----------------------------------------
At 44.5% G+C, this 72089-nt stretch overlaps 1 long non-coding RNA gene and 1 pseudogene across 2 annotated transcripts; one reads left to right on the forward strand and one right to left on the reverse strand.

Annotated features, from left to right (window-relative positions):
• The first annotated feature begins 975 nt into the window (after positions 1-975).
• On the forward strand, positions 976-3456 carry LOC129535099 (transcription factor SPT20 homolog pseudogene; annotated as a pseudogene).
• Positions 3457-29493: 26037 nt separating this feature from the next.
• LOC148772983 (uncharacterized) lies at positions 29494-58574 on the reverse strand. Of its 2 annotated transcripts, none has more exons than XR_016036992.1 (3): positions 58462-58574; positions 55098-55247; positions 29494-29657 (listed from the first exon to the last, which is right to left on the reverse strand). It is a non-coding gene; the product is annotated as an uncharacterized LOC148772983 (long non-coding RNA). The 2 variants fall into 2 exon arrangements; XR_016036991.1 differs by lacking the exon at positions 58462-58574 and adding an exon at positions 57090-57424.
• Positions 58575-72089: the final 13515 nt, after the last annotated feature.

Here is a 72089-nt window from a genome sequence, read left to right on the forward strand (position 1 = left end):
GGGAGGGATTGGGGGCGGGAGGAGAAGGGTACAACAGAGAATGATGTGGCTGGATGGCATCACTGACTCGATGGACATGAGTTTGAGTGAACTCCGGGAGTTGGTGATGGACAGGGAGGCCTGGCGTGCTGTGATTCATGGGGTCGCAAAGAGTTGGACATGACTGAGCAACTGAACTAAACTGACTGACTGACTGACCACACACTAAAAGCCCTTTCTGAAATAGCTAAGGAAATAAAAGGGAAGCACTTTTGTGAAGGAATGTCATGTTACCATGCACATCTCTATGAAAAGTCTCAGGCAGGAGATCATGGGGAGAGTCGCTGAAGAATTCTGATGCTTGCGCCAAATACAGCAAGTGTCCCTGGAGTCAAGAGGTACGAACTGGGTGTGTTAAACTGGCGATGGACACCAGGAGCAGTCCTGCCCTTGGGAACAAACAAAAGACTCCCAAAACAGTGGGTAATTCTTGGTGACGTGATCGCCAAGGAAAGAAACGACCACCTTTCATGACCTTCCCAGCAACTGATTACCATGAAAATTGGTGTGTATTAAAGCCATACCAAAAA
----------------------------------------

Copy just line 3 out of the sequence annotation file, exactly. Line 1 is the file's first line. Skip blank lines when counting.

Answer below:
• The first annotated feature begins 975 nt into the window (after positions 1-975).